This review is part of the Summer Under the Stars Blogathon sponsored by Journeys in Classic Film and Musings of a Classic Film Addict. Today's star is Dorothy McGuire.
Trial is pretty much forgotten, perhaps with good reason. Hardly the paean to Communism that I was led to believe it was, Trial is a bit heavy-handed and at times insulting, though not without some positives.
Law professor David Blake (Glenn Ford) is dismissed from State University due to having no actual courtroom experience. Told that he will be reinstated if he gets some during the summer break, David finally finds a law firm willing to take him on. It's the practice of Barney Castle (Arthur Kennedy), and he has a big case on his hands. Mexican-American youth Angel Chavez (Rafael Campos) has been accused of murdering a pretty little Anglo girl while in fits of passion.
That's enough to set the sleepy town on fire, complete with white supremacists mobs coming close to lynching Angel. His mother Consuela (Katy Jurado) is terrified for her son's safety but trusts Barney completely. Now it's up to Blake, assisted by Barney's Girl Friday Abbie Nyle (Dorothy McGuire) to mount a defense.
David joins Barney on a fundraising event in New York City hosted by the "All People's Party", but it soon becomes clear that Barney is in cahoots with Communists and that he himself is one. Moreover, Abbie is a former fellow traveler who seems to think there's nothing wrong with Barney deliberately throwing the case to ensure Angel's conviction.
With the death sentence hovering over Angel, Blake sees that Angel will be sacrificed to be a martyr for their cause. David balks at the whole idea but he's powerless to stop this oncoming trainwreck of justice. However, David has a few tricks up his own sleeve to save Angel from being executed, if perhaps not from a conviction.
I understand that Trial may have been seen as subversive Communist propaganda in the same way as The North Star, Mission to Moscow or Tender Comrade. If that was the intention of Don Mankiewicz adapting his own novel, it's a curious way of trying to pass on Red messages given how Barney Castle came across. Rather than as some noble, non-prejudiced crusader, Castle came across as at the minimum a grifter, shameless huckster out to rob dupes blind.
The fact that he was a Communist was downplayed a bit, as if it were inconsequential to Barney's naked greed. It also leaves a bad impression that Barney was plotting to leave Angel out to dry for a greater 'cause'. None of this suggests to me that Trial was meant as pro-Commie propaganda.
Then again, the suggested 'happy ending' for Angel does not sound so happy. In fact it sounds rather condescending: the idea this "Mex" would be better off in a reform school and that he was found guilty of something he didn't do is rather horrifying to me.
As a side note, the term "Mex" is used as a slur. As someone who is of Mexican descent, I find this a rather odd slur, especially since it's one I've never heard, and I've heard quite a few.
I also found some of the performances rather broad. Ford in particular struck me as excessively jittery and mannered, though I cut him some slack given he was playing a man who was going into his first trial. He did have a good line when he says "There's a big difference between being fooled and being a fool, and I'm no fool".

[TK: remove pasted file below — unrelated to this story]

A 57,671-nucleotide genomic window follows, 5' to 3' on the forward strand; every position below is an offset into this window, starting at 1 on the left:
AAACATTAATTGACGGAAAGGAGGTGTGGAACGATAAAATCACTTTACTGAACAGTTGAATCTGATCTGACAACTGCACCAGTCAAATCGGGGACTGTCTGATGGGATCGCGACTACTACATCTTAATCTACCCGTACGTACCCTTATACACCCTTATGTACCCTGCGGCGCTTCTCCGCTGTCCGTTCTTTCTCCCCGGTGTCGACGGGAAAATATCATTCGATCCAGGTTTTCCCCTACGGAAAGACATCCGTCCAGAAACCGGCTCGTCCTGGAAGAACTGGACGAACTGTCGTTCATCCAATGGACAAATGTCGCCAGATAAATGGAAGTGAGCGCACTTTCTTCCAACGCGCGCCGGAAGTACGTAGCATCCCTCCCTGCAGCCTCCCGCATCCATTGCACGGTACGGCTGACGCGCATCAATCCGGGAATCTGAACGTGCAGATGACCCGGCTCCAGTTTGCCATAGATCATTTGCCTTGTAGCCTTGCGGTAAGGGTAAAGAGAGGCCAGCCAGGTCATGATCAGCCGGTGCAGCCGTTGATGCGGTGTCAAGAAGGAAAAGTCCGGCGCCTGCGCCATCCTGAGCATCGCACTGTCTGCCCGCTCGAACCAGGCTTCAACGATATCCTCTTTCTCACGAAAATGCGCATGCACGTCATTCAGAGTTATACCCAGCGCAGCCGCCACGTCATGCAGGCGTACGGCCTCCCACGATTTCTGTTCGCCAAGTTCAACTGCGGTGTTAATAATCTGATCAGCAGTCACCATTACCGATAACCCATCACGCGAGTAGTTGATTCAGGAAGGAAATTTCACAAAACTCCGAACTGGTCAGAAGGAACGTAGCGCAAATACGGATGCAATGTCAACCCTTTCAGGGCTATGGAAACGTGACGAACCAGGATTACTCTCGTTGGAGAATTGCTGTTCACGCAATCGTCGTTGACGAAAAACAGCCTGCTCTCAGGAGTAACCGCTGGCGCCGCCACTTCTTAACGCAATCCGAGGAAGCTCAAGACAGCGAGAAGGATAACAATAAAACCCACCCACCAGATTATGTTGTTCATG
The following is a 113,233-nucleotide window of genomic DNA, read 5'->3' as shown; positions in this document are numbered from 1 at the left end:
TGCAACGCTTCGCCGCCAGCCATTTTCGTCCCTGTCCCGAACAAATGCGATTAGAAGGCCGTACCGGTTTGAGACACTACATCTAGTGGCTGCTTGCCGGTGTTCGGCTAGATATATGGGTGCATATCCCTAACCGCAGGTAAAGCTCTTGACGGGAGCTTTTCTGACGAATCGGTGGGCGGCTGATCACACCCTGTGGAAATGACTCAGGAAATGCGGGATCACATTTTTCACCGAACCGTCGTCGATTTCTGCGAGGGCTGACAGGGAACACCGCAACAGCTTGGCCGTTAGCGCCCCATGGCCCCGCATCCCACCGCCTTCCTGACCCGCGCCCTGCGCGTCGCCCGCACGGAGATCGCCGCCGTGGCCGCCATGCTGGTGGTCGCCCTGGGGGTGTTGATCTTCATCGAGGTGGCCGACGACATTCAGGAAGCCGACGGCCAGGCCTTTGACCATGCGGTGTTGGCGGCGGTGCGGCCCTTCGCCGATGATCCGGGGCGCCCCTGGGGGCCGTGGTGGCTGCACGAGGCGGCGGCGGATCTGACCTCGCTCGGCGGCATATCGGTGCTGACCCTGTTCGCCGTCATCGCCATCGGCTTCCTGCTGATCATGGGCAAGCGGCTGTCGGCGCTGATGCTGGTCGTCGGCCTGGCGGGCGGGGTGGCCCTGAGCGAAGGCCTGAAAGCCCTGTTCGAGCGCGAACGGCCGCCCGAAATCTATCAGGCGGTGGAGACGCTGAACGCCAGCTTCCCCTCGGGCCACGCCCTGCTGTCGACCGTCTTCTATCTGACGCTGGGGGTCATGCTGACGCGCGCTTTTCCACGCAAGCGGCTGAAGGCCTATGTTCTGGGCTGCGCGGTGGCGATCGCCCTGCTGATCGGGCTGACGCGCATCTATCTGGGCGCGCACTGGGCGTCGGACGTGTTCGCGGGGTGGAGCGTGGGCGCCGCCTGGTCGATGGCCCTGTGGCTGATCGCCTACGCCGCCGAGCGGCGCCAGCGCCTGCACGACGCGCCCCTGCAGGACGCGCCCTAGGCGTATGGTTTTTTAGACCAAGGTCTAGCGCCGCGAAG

McGuire was efficient and effective as the wise girl who ended up getting wise to her poor past decisions supporting Communism. She was better when she was the 'girl Friday', able to sort out David's jumbled ideas and giving him inside information than when called to play passionate.
Not for one moment did I believe these two were in love. Their romance was more out of plot necessity than something that appears to have been plausible, and neither looked romantic with each other. I found the Abbie/David romance hard to believe.
Kennedy in an Oscar-nominated performance pretty much steals Trial. His Barney is cynical, shrewd and shifty, able to suggest genuine zeal for justice while also showing how greedy and corrupt he was. As he narrates how the rally will go, he makes the line, "Every rally needs a little cheesecake" when we see a flamenco dancer on stage sound a perfect mix of cynicism and realism.
It's to where when Angel says "She wanted it" when talking about his romantic encounter with the soon-to-be-dead girl, Barney is almost justified in slapping him. He was rather fond of smacking Angel around, but then Angel was pretty fond of saying oddball things like how he and the girl were 'making love'.
One wasn't sure if Angel knew exactly what that term suggests. Jurado was a bit too dramatic as Consuela, and I could not shake the idea that Campos' accent was exaggerated to sound more foreign. Jurado does have a nice line where she complains to Barney that all the dinners she has to either attend or make the menu is always the same: tamales, frijoles (beans) chile con carne, despite the fact that she and Angel usually eat meat and potatoes.
In a small role, Juano Fernandez as the African-American judge who could not be baited or fooled more than held his own against Ford and Kennedy.
There is one aspect of Trial that did puzzle me. John Hoyt played the leader of the white supremacists named Ralph Castillo (pronounced 'Cast-till-oh'). My understanding was that "Castillo" was a Hispanic surname meaning 'Castle'. That left me rather confused.
Trial is a bit slow, a bit dull, but with some good performances from Kennedy, McGuire and Hernandez it might be worth giving it some time.
I saw this movie as an impressionable 10 year old in the early 60's.ReplyDelete
It had an impact on me and seeing it 50 years later helped me understand the movie much better obviously.